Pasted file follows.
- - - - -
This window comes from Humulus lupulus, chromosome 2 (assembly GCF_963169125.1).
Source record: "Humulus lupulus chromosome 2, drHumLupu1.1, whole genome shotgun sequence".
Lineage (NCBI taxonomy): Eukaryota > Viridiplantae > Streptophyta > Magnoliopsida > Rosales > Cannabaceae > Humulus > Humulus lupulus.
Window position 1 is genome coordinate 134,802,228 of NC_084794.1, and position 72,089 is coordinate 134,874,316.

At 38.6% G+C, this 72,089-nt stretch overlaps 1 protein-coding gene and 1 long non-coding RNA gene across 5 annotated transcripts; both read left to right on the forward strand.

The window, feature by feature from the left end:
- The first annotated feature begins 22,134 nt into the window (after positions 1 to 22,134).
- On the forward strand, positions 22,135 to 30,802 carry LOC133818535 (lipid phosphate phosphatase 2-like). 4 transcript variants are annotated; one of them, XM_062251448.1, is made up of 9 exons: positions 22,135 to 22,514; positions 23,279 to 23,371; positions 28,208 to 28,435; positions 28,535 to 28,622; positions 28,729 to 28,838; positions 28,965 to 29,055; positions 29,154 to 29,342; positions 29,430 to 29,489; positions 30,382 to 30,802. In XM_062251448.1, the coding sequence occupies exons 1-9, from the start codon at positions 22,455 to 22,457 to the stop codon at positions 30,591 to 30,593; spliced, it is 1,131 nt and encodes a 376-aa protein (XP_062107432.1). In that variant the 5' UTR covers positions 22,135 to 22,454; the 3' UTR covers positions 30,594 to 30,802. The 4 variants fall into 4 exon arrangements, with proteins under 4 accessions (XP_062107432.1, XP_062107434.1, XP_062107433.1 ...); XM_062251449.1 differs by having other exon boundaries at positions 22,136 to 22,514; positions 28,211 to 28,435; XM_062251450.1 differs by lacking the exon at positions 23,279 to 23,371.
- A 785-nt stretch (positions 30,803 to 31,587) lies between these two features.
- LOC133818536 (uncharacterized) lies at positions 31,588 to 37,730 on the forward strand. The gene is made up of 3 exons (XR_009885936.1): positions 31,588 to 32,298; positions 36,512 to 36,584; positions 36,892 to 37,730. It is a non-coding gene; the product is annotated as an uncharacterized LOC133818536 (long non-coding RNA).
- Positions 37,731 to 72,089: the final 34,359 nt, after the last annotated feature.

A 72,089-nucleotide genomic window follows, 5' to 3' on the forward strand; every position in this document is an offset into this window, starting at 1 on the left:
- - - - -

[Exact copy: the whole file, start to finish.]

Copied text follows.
This window comes from Humulus lupulus, chromosome 2 (assembly GCF_963169125.1).
Source record: "Humulus lupulus chromosome 2, drHumLupu1.1, whole genome shotgun sequence".
Lineage (NCBI taxonomy): Eukaryota > Viridiplantae > Streptophyta > Magnoliopsida > Rosales > Cannabaceae > Humulus > Humulus lupulus.
Window position 1 is genome coordinate 134,802,228 of NC_084794.1, and position 72,089 is coordinate 134,874,316.

At 38.6% G+C, this 72,089-nt stretch overlaps 1 protein-coding gene and 1 long non-coding RNA gene across 5 annotated transcripts; both read left to right on the forward strand.

The window, feature by feature from the left end:
- The first annotated feature begins 22,134 nt into the window (after positions 1 to 22,134).
- On the forward strand, positions 22,135 to 30,802 carry LOC133818535 (lipid phosphate phosphatase 2-like). 4 transcript variants are annotated; one of them, XM_062251448.1, is made up of 9 exons: positions 22,135 to 22,514; positions 23,279 to 23,371; positions 28,208 to 28,435; positions 28,535 to 28,622; positions 28,729 to 28,838; positions 28,965 to 29,055; positions 29,154 to 29,342; positions 29,430 to 29,489; positions 30,382 to 30,802. In XM_062251448.1, the coding sequence occupies exons 1-9, from the start codon at positions 22,455 to 22,457 to the stop codon at positions 30,591 to 30,593; spliced, it is 1,131 nt and encodes a 376-aa protein (XP_062107432.1). In that variant the 5' UTR covers positions 22,135 to 22,454; the 3' UTR covers positions 30,594 to 30,802. The 4 variants fall into 4 exon arrangements, with proteins under 4 accessions (XP_062107432.1, XP_062107434.1, XP_062107433.1 ...); XM_062251449.1 differs by having other exon boundaries at positions 22,136 to 22,514; positions 28,211 to 28,435; XM_062251450.1 differs by lacking the exon at positions 23,279 to 23,371.
- A 785-nt stretch (positions 30,803 to 31,587) lies between these two features.
- LOC133818536 (uncharacterized) lies at positions 31,588 to 37,730 on the forward strand. The gene is made up of 3 exons (XR_009885936.1): positions 31,588 to 32,298; positions 36,512 to 36,584; positions 36,892 to 37,730. It is a non-coding gene; the product is annotated as an uncharacterized LOC133818536 (long non-coding RNA).
- Positions 37,731 to 72,089: the final 34,359 nt, after the last annotated feature.

A 72,089-nucleotide genomic window follows, 5' to 3' on the forward strand; every position in this document is an offset into this window, starting at 1 on the left: